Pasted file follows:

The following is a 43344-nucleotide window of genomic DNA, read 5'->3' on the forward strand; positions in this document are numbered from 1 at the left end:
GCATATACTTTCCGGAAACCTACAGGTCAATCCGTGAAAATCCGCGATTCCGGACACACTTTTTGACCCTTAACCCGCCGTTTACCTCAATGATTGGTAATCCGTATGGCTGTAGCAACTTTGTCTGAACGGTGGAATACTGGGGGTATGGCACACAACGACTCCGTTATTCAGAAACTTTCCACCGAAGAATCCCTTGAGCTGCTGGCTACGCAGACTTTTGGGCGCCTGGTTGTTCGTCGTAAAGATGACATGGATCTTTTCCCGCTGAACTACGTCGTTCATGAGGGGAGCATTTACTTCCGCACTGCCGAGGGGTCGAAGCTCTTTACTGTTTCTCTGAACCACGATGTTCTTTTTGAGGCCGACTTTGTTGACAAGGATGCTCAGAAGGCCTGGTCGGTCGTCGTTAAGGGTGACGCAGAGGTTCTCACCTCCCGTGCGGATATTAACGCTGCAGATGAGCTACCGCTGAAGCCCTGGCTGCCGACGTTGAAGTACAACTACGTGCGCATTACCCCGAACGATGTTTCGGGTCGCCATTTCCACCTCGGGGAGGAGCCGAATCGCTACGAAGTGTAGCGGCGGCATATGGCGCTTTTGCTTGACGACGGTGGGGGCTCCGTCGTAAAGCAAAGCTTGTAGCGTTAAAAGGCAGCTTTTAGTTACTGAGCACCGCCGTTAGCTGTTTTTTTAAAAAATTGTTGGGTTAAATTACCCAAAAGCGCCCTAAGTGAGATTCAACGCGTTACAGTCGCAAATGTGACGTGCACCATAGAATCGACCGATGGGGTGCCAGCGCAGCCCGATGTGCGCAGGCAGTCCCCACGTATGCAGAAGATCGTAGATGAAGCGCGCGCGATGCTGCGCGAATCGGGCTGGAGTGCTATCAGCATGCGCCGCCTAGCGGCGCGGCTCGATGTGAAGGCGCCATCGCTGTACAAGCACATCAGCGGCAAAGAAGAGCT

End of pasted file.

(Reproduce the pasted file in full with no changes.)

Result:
The following is a 43344-nucleotide window of genomic DNA, read 5'->3' on the forward strand; positions in this document are numbered from 1 at the left end:
GCATATACTTTCCGGAAACCTACAGGTCAATCCGTGAAAATCCGCGATTCCGGACACACTTTTTGACCCTTAACCCGCCGTTTACCTCAATGATTGGTAATCCGTATGGCTGTAGCAACTTTGTCTGAACGGTGGAATACTGGGGGTATGGCACACAACGACTCCGTTATTCAGAAACTTTCCACCGAAGAATCCCTTGAGCTGCTGGCTACGCAGACTTTTGGGCGCCTGGTTGTTCGTCGTAAAGATGACATGGATCTTTTCCCGCTGAACTACGTCGTTCATGAGGGGAGCATTTACTTCCGCACTGCCGAGGGGTCGAAGCTCTTTACTGTTTCTCTGAACCACGATGTTCTTTTTGAGGCCGACTTTGTTGACAAGGATGCTCAGAAGGCCTGGTCGGTCGTCGTTAAGGGTGACGCAGAGGTTCTCACCTCCCGTGCGGATATTAACGCTGCAGATGAGCTACCGCTGAAGCCCTGGCTGCCGACGTTGAAGTACAACTACGTGCGCATTACCCCGAACGATGTTTCGGGTCGCCATTTCCACCTCGGGGAGGAGCCGAATCGCTACGAAGTGTAGCGGCGGCATATGGCGCTTTTGCTTGACGACGGTGGGGGCTCCGTCGTAAAGCAAAGCTTGTAGCGTTAAAAGGCAGCTTTTAGTTACTGAGCACCGCCGTTAGCTGTTTTTTTAAAAAATTGTTGGGTTAAATTACCCAAAAGCGCCCTAAGTGAGATTCAACGCGTTACAGTCGCAAATGTGACGTGCACCATAGAATCGACCGATGGGGTGCCAGCGCAGCCCGATGTGCGCAGGCAGTCCCCACGTATGCAGAAGATCGTAGATGAAGCGCGCGCGATGCTGCGCGAATCGGGCTGGAGTGCTATCAGCATGCGCCGCCTAGCGGCGCGGCTCGATGTGAAGGCGCCATCGCTGTACAAGCACATCAGCGGCAAAGAAGAGCT